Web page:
Sinusoidal capillaries in the liver have a lumen of almost 30 μm or more in diameter, which is much greater than that of normal capillaries. They also have irregular, tortuous walls, not formed by a continuous layer of endothelial cells, and have wide gaps of approximately 100 nm in diameter between cells. There are an incomplete basal lamina and no morphologic barrier between the perisinusoidal space and sinusoids. Therefore, plasma has direct access to the cell surface of the liver, which is a functionally very important structural characteristic for active metabolic exchange between the liver and blood.
In our previous study, the infusion of triolein emulsion (TE) in rabbit livers induced increased vascular permeability and a negligible and temporary decrease in liver function without specific histopathological damages. The gross findings revealed evans blue staining in 33% of the TE infusion group. In that study, we used only a single triolein volume (0.2 mL triolein in 20 mL of normal saline), whereas other previous studies[3,4] related to TE used 0.05 or 1 mL triolein in 20 mL of normal saline. Vascular permeability is possibly related to the volume of infused triolein. However, there have been no researches on this reciprocal relationship between the infused triolein volume and vascular permeability in the liver. Therefore, it is required to determine the appropriate volume of infused triolein in order to maximize the increase in vascular permeability as required. A direct quantitative demonstration is required to determine the degree of vascular permeability increase after infusion of TE into the hepatic artery.
Doxorubicin, a widely used anticancer agent, was one of the first and most commonly used chemotherapeutic drugs for the treatment of hepatocellular carcinoma (HCC)[5,6]. Intermediate HCC is treated with angiography-guided transcatheter therapy by selectively infusing a chemotherapeutic drug, a technique called transarterial chemoembolization[7-10]. This treatment method has two purposes: To deliver the drug close to the tumor and to cause an arterial embolization close to the cancer location[5,11]. The tumor is exposed to a high concentration of the drugs when infused close to it, leading to an increase in antitumor effect, while also reducing systemic exposure and side effects. Furthermore, doxorubicin and its metabolites have specific fluorescence features and can be used for follow-up on the outcome of doxorubicin[13,14]. However, if TE infusion into the liver could be used to open the sinusoids or sinusoidal capillaries in the liver, this might increase the doxorubicin concentration and lead to an increased antitumor effect, which would subsequently reduce the total dosage and side effects of chemotherapeutic drugs. Moreover, doxorubicin can be extracted from the samples of liver tissue and quantified with a fluorometer at excitation and emission wavelengths of 470 and 585 nm, respectively[15-17].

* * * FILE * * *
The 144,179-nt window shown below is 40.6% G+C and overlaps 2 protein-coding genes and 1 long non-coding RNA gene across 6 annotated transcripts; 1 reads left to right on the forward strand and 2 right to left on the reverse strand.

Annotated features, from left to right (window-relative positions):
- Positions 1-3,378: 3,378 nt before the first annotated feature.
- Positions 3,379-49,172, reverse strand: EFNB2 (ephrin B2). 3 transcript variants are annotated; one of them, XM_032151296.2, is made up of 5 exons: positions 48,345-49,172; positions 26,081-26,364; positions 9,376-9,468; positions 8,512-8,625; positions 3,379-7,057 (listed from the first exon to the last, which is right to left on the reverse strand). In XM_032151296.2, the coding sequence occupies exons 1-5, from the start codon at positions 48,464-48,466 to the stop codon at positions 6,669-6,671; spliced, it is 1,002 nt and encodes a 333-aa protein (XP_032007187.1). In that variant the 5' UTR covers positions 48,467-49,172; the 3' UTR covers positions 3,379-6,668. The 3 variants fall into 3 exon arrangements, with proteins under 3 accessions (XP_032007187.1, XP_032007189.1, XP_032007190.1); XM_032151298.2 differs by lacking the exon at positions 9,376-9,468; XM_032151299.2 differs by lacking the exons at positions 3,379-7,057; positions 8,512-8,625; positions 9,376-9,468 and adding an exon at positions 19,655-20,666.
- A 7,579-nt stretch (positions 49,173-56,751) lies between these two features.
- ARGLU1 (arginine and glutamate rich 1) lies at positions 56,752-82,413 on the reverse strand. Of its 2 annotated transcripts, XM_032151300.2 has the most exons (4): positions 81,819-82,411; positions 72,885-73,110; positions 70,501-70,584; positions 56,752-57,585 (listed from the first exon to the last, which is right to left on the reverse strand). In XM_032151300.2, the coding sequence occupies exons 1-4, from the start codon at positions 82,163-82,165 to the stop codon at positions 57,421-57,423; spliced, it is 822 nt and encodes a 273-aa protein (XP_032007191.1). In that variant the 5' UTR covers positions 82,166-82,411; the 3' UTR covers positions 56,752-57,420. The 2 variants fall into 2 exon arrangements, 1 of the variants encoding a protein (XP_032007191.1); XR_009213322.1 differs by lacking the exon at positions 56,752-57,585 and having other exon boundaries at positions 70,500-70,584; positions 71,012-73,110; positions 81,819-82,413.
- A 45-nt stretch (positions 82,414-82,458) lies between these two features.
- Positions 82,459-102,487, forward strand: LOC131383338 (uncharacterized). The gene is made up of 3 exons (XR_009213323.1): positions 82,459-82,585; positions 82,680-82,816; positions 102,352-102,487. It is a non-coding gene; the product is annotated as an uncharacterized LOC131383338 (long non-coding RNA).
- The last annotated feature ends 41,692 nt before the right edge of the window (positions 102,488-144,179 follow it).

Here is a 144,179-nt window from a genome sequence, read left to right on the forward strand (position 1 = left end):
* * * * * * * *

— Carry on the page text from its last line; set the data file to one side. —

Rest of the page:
The purpose of the present study was to evaluate changes in doxorubicin concentrations in rabbit liver tissues according to the percentage of TE infused via the hepatic arteries in a rabbit liver model.
MATERIALS AND METHODS